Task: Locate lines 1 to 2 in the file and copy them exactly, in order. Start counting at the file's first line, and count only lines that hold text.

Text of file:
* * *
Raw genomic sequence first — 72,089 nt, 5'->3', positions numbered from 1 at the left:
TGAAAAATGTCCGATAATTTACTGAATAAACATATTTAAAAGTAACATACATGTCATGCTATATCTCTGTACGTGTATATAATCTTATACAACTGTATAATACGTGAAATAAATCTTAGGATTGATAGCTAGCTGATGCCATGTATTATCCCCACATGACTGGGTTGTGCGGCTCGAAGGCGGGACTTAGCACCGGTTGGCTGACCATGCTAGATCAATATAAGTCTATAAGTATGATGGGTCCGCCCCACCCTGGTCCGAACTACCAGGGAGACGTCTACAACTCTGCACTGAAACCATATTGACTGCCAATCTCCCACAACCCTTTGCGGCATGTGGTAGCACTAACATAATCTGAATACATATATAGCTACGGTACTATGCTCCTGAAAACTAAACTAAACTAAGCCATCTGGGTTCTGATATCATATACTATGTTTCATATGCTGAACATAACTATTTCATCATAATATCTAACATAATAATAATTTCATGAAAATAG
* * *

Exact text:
Raw genomic sequence first — 72,089 nt, 5'->3', positions numbered from 1 at the left:
TGAAAAATGTCCGATAATTTACTGAATAAACATATTTAAAAGTAACATACATGTCATGCTATATCTCTGTACGTGTATATAATCTTATACAACTGTATAATACGTGAAATAAATCTTAGGATTGATAGCTAGCTGATGCCATGTATTATCCCCACATGACTGGGTTGTGCGGCTCGAAGGCGGGACTTAGCACCGGTTGGCTGACCATGCTAGATCAATATAAGTCTATAAGTATGATGGGTCCGCCCCACCCTGGTCCGAACTACCAGGGAGACGTCTACAACTCTGCACTGAAACCATATTGACTGCCAATCTCCCACAACCCTTTGCGGCATGTGGTAGCACTAACATAATCTGAATACATATATAGCTACGGTACTATGCTCCTGAAAACTAAACTAAACTAAGCCATCTGGGTTCTGATATCATATACTATGTTTCATATGCTGAACATAACTATTTCATCATAATATCTAACATAATAATAATTTCATGAAAATAG